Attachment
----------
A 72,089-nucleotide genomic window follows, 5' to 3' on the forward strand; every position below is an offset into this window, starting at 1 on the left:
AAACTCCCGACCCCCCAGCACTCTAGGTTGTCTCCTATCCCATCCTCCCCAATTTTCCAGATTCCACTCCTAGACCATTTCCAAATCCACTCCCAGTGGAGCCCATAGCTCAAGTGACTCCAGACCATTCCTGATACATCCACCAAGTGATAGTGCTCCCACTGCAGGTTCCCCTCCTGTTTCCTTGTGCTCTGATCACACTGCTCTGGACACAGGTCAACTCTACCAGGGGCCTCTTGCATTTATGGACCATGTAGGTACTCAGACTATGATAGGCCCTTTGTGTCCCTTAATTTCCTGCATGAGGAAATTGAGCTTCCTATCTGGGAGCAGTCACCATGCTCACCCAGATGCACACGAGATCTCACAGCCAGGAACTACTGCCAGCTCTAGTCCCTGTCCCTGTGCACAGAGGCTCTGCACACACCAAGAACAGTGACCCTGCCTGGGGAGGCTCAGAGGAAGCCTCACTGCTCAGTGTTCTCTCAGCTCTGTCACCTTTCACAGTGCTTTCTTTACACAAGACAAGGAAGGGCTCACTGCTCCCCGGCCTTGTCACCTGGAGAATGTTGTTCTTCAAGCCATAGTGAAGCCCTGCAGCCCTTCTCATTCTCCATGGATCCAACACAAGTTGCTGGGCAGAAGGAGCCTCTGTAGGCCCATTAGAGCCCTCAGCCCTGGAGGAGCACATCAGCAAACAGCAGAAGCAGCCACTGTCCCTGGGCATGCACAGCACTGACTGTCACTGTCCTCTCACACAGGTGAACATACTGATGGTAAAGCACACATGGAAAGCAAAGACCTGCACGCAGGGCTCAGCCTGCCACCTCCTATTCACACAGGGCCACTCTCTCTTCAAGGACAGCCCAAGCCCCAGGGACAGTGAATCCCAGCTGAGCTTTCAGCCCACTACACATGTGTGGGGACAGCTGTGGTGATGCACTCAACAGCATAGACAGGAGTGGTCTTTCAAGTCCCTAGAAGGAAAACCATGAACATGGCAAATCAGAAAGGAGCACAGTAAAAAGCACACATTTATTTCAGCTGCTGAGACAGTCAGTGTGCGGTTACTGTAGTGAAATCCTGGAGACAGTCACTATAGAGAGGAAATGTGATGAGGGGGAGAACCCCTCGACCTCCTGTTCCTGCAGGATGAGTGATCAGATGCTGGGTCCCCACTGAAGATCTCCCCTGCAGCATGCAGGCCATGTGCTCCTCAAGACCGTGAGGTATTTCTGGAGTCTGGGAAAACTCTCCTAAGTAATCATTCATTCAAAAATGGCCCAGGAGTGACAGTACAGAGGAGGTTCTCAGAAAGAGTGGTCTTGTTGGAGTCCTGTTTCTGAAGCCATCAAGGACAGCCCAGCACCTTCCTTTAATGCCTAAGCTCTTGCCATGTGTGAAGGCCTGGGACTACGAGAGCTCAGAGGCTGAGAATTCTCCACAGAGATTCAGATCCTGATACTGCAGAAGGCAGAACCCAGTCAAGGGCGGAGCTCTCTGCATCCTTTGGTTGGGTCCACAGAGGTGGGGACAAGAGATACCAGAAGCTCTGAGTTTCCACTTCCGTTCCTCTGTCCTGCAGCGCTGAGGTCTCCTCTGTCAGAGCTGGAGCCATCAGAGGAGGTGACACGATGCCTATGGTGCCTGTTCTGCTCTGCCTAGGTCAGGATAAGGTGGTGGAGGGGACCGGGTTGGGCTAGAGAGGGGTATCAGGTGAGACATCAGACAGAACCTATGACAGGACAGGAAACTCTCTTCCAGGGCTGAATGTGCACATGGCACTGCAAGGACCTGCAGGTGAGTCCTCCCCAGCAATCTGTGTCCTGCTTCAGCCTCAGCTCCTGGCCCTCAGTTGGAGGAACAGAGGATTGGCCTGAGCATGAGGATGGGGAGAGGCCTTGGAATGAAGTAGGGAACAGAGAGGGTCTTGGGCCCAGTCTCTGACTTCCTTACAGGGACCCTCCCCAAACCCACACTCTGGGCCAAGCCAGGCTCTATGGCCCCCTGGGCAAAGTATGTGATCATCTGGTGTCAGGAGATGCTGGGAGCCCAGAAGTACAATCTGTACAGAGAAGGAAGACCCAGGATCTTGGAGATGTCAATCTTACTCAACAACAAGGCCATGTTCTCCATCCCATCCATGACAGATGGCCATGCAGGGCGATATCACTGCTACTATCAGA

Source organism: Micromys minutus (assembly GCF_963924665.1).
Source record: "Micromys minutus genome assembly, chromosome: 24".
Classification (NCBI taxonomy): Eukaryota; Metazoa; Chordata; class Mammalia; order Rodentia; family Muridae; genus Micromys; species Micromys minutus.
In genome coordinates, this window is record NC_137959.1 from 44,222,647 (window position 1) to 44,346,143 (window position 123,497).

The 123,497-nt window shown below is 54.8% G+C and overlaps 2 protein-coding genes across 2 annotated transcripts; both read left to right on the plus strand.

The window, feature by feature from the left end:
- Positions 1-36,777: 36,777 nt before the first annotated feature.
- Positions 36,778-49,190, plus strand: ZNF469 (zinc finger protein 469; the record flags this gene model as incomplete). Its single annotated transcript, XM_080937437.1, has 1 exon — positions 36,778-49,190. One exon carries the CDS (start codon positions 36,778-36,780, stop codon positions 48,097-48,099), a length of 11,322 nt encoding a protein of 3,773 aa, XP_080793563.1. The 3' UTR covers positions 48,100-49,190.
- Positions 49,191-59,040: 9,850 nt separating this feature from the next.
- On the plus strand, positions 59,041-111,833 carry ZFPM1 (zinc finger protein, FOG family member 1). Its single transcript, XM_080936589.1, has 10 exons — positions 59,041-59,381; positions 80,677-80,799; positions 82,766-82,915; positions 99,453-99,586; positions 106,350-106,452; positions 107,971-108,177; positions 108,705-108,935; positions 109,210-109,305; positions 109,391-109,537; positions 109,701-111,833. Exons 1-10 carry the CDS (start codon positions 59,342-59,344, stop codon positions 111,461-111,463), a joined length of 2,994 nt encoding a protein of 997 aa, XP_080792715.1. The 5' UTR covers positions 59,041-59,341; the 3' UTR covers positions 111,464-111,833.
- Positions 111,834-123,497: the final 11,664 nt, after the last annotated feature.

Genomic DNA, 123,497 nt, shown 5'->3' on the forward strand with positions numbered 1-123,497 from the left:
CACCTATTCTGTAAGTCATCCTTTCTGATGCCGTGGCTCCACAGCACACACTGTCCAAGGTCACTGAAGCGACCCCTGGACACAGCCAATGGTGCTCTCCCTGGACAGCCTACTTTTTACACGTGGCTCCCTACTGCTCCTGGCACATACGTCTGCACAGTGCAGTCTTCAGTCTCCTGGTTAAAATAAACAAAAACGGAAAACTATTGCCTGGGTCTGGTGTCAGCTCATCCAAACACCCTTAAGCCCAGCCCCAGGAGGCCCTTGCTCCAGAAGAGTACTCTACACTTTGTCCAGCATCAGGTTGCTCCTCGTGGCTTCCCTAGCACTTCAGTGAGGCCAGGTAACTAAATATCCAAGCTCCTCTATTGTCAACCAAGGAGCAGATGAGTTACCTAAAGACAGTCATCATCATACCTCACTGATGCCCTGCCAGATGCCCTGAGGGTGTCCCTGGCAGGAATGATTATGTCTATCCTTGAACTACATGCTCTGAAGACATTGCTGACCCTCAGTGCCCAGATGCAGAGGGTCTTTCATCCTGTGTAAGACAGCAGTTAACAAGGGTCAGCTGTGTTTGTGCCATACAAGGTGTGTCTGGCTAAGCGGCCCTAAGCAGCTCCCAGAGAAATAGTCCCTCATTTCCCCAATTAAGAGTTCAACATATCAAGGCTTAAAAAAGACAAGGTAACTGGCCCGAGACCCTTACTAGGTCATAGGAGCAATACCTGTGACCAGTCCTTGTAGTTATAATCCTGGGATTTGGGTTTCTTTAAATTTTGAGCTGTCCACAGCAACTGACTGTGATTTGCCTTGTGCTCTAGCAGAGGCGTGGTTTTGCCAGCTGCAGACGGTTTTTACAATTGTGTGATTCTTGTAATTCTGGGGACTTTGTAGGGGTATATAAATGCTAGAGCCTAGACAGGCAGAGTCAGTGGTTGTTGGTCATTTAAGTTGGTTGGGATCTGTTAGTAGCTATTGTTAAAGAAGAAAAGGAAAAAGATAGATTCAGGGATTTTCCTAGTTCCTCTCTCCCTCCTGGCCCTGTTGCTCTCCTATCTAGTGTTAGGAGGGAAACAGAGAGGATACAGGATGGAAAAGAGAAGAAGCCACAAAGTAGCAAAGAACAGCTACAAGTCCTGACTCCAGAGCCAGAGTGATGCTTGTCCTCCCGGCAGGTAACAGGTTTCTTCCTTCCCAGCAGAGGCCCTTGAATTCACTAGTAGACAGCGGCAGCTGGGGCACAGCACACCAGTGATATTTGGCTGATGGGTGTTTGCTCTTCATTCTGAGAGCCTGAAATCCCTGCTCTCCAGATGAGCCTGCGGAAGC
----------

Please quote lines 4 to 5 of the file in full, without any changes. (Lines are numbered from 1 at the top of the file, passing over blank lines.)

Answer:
Source record: "Micromys minutus genome assembly, chromosome: 24".
Classification (NCBI taxonomy): Eukaryota; Metazoa; Chordata; class Mammalia; order Rodentia; family Muridae; genus Micromys; species Micromys minutus.